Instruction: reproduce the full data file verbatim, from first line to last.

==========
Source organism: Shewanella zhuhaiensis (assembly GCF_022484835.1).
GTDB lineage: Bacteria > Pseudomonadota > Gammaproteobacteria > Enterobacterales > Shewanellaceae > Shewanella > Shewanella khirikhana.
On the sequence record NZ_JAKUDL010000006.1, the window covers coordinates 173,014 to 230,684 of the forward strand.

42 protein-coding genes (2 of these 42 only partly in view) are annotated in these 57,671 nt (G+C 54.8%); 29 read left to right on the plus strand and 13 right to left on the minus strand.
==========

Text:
Source organism: Shewanella zhuhaiensis (assembly GCF_022484835.1).
GTDB lineage: Bacteria > Pseudomonadota > Gammaproteobacteria > Enterobacterales > Shewanellaceae > Shewanella > Shewanella khirikhana.
On the sequence record NZ_JAKUDL010000006.1, the window covers coordinates 173,014 to 230,684 of the forward strand.

42 protein-coding genes (2 of these 42 only partly in view) are annotated in these 57,671 nt (G+C 54.8%); 29 read left to right on the plus strand and 13 right to left on the minus strand.